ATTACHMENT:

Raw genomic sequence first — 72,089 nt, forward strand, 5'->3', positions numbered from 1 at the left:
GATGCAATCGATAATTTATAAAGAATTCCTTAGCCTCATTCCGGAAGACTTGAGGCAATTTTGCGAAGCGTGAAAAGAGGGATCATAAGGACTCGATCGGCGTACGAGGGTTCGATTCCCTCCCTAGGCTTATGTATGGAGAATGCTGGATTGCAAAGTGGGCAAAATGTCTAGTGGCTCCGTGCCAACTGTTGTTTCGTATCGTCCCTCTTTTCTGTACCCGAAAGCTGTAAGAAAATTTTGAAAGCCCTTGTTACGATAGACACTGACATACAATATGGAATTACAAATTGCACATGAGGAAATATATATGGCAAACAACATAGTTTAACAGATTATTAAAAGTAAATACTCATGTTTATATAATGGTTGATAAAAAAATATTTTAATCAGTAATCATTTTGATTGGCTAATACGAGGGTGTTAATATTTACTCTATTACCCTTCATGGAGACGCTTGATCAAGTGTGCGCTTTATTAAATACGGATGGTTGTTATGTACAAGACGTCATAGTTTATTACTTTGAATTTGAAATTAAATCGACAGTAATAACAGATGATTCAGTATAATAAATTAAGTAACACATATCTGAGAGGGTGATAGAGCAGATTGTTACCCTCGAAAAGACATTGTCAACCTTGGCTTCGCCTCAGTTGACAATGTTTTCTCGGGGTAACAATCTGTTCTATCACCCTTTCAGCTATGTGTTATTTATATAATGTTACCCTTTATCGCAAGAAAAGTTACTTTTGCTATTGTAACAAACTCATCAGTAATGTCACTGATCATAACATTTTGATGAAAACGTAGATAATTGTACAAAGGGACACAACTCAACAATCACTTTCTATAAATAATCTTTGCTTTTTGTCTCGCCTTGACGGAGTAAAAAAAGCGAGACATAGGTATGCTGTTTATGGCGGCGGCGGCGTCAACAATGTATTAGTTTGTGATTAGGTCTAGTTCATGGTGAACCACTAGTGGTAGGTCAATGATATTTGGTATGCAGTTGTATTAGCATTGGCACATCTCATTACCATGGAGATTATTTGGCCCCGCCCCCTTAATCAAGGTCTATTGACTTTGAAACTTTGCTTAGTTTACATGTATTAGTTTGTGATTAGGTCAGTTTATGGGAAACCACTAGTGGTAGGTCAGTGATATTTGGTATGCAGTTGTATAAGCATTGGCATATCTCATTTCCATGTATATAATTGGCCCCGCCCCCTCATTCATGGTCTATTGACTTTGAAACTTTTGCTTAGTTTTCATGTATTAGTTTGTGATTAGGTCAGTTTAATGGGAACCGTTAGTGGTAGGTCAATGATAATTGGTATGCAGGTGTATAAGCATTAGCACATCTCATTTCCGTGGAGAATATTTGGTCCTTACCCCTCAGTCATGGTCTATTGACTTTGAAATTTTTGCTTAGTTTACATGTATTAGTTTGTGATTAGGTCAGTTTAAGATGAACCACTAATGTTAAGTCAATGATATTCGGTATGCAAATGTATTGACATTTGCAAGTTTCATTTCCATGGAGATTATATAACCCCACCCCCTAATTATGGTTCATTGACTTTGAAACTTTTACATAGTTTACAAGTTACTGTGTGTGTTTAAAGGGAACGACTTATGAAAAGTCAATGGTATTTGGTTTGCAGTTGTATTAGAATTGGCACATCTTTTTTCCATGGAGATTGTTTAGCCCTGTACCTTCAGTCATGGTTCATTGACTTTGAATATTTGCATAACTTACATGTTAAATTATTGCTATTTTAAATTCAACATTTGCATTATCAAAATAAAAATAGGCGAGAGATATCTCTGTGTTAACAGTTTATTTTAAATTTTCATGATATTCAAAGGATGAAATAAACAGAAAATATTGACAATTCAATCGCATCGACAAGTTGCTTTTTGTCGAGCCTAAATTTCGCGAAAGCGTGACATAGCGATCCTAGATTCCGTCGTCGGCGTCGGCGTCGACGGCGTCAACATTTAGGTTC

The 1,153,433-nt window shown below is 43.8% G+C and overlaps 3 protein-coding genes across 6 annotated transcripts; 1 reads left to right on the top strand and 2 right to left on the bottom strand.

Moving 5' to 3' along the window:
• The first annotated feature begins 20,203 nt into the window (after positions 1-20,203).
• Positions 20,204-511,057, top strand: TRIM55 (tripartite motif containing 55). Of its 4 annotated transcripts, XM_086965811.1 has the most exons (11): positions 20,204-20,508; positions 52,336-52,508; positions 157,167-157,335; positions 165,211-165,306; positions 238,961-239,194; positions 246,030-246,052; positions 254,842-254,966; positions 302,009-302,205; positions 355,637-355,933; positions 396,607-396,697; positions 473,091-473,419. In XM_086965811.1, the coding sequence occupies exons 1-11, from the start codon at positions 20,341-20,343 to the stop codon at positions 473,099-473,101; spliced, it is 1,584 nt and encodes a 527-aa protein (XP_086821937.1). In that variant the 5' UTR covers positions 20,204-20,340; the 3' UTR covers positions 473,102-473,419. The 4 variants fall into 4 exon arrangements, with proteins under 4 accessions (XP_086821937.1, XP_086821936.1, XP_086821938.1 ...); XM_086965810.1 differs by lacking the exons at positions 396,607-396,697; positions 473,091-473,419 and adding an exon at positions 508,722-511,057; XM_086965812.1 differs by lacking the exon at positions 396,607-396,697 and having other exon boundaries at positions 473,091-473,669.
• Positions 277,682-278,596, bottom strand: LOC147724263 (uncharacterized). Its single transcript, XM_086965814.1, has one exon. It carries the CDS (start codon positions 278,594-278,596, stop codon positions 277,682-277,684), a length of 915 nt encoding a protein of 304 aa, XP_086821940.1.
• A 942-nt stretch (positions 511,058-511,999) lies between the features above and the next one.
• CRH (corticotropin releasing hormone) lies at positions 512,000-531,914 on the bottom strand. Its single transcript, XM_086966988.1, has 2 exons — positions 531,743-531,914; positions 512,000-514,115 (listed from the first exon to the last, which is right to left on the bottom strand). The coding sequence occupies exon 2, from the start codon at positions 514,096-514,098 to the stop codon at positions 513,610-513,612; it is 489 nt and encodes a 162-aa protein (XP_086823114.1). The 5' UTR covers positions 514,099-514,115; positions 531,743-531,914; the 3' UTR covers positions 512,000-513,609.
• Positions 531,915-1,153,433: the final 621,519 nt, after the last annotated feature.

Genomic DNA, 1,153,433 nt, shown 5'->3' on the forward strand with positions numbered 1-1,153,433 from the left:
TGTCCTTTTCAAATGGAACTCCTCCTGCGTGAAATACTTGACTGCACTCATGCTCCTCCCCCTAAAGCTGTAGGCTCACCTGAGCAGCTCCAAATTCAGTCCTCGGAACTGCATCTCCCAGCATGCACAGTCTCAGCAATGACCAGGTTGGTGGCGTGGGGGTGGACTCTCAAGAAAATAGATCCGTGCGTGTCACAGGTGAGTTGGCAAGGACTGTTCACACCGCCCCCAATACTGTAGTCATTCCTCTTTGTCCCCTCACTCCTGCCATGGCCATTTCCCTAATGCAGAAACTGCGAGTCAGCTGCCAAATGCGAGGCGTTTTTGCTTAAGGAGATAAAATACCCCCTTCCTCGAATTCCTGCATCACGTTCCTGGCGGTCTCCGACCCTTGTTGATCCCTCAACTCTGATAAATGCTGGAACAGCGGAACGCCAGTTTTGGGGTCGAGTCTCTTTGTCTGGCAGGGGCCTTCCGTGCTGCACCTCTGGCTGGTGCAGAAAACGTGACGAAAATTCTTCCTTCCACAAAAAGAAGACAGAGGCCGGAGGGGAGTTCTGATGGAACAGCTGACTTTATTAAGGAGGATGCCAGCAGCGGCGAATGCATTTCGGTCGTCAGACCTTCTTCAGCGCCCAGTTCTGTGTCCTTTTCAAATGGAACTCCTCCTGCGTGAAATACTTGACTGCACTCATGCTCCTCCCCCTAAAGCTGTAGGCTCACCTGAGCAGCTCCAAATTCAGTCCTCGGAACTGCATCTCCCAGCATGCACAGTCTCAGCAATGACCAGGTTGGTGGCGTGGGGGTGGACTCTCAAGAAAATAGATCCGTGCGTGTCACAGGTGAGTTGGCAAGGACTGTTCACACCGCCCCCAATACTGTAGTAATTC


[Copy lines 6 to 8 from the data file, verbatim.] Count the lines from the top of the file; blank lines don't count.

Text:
• Positions 20,204-511,057, top strand: TRIM55 (tripartite motif containing 55). Of its 4 annotated transcripts, XM_086965811.1 has the most exons (11): positions 20,204-20,508; positions 52,336-52,508; positions 157,167-157,335; positions 165,211-165,306; positions 238,961-239,194; positions 246,030-246,052; positions 254,842-254,966; positions 302,009-302,205; positions 355,637-355,933; positions 396,607-396,697; positions 473,091-473,419. In XM_086965811.1, the coding sequence occupies exons 1-11, from the start codon at positions 20,341-20,343 to the stop codon at positions 473,099-473,101; spliced, it is 1,584 nt and encodes a 527-aa protein (XP_086821937.1). In that variant the 5' UTR covers positions 20,204-20,340; the 3' UTR covers positions 473,102-473,419. The 4 variants fall into 4 exon arrangements, with proteins under 4 accessions (XP_086821937.1, XP_086821936.1, XP_086821938.1 ...); XM_086965810.1 differs by lacking the exons at positions 396,607-396,697; positions 473,091-473,419 and adding an exon at positions 508,722-511,057; XM_086965812.1 differs by lacking the exon at positions 396,607-396,697 and having other exon boundaries at positions 473,091-473,669.
• Positions 277,682-278,596, bottom strand: LOC147724263 (uncharacterized). Its single transcript, XM_086965814.1, has one exon. It carries the CDS (start codon positions 278,594-278,596, stop codon positions 277,682-277,684), a length of 915 nt encoding a protein of 304 aa, XP_086821940.1.
• A 942-nt stretch (positions 511,058-511,999) lies between the features above and the next one.